CD balances fell even with the Federal Reserve finally raising short-term rates late in 2015. That move did not come until mid-December, but LIBOR began increasing in November ahead of the Fed rate hike.
Short-term rates still have not moved that much since the Fed move and many observers are beginning to doubt how much the central bank will increase short-term rates in 2016 amid the prospect of falling commodity prices and a global slowdown.
Fed futures are implying that the short-term target rate has a 25.1% probability of holding at 50 basis points through December 2016, according to CME Group. The futures market implies there is a 39.2% probability of the target rate moving up just 25 basis points from current levels, and only a 25.0% probability of the target rate climbing 50 basis points through December 2016.
[Editor’s note: On March 16, subsequent to first publication of this article on SNL’s website, the Federal Reserve’s Open Market Committee voted to maintain its target range for the federal funds rate.]
Where rates are on CDs
SNL data shows that CD rates have not increased much at all since the Fed rate hike. Some lenders acknowledge that CDs rates will eventually increase, assuming that short-term rates move higher. They have even tested the market to try to measure how sensitive CDs will be to changes in market rates.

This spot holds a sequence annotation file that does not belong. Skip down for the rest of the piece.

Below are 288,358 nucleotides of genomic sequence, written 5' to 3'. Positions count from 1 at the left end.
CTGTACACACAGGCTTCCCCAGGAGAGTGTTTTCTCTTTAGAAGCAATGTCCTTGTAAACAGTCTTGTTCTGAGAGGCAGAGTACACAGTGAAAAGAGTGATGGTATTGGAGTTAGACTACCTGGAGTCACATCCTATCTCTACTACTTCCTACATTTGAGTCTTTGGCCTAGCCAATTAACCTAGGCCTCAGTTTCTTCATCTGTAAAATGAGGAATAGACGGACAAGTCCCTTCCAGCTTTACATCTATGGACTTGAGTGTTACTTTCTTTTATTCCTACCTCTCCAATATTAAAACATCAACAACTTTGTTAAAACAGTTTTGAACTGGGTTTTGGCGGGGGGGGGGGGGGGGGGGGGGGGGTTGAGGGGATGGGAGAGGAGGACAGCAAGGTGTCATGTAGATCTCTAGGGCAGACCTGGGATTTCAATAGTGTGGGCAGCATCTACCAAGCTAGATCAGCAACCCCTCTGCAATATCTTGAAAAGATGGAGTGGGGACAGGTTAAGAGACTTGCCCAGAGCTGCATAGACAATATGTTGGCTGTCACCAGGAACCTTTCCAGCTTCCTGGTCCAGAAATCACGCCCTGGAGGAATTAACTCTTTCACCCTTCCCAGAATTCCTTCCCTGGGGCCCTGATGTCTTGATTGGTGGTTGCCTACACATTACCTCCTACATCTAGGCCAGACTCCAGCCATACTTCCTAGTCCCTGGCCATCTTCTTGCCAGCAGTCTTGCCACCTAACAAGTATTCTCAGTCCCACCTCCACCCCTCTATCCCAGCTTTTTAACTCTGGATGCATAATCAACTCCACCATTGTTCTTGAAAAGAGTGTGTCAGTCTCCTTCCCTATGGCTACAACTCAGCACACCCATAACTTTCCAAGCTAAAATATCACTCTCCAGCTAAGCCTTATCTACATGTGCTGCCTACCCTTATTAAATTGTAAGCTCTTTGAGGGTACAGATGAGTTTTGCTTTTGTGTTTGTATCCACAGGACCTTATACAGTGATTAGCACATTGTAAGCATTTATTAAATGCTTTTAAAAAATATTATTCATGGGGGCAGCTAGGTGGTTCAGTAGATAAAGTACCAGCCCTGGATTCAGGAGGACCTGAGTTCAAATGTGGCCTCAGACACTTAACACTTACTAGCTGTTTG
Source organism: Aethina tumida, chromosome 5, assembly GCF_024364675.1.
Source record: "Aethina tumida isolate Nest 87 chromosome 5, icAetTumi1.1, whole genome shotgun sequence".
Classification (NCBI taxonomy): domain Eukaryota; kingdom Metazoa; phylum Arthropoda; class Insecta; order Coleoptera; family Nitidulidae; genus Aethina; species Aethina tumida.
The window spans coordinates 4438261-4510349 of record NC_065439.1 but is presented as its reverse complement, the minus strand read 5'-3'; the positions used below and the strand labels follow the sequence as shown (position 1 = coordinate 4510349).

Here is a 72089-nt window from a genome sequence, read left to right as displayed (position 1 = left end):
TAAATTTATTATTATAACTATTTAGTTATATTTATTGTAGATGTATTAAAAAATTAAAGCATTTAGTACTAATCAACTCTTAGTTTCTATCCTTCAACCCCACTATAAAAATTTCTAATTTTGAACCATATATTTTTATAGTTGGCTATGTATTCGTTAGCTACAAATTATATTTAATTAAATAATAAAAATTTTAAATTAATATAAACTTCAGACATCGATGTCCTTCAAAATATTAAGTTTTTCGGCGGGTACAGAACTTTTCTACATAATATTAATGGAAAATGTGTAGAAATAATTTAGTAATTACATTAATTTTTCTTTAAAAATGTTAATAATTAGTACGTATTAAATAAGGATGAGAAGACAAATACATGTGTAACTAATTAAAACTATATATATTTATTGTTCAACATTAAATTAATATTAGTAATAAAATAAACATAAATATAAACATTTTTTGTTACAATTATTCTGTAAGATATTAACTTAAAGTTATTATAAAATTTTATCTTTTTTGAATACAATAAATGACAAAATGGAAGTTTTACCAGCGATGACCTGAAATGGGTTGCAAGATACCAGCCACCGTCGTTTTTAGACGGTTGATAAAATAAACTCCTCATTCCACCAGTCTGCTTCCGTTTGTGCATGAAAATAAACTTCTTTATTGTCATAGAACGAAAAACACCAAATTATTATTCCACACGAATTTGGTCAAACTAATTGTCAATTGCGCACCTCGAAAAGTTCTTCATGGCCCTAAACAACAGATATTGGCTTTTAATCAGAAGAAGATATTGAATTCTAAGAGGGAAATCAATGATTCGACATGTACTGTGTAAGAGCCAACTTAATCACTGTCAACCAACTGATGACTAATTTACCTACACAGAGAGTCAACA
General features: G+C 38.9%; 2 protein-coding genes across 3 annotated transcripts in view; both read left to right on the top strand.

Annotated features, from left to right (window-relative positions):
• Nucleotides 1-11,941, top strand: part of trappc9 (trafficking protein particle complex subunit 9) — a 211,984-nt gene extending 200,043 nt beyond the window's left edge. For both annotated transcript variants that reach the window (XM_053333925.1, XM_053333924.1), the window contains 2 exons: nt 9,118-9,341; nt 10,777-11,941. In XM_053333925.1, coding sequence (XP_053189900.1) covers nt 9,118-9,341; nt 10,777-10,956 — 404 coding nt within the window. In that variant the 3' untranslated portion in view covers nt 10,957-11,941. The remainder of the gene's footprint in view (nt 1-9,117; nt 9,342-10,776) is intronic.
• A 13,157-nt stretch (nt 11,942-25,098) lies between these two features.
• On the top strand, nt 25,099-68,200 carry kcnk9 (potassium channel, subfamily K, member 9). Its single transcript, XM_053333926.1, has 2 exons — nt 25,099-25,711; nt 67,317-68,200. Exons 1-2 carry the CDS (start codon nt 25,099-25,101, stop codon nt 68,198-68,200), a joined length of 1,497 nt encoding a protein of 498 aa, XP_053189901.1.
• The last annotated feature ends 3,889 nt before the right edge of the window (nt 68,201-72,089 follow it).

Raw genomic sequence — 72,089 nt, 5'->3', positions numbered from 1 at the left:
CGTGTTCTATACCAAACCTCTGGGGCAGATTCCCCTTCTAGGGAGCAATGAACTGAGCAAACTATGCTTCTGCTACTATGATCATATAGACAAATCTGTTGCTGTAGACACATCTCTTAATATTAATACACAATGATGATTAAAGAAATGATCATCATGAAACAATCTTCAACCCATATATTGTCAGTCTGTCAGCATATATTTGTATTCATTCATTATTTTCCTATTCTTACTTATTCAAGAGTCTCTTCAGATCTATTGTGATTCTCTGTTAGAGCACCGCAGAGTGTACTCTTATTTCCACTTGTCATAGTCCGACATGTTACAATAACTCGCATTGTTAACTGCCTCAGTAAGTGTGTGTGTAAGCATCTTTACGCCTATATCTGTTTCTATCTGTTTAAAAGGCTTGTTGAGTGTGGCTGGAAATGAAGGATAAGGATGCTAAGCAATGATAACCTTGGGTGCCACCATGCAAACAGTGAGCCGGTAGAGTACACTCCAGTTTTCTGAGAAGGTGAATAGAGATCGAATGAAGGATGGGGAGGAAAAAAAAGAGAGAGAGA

Matt Davidson, CFO at Wright-Patt Credit Union Inc. in Beavercreek, Ohio, said at the ALM First Financial Institute that his institution changed the rates on CD products after the Fed raised interest rates in December. Davidson said the credit union became one of the highest payers in its market, but ultimately didn't see any change in customer behavior.
"People are insensitive to rate changes. It's going to have to change a lot to change behavior," Davidson said at the event. "A 50 basis point change in short-term rates, I don't think will do it. If we're talking 2%, yeah that will do it."
This article originally appeared on SNL Financial’s website under the title, "With higher rates in question, banks selectively build term funding"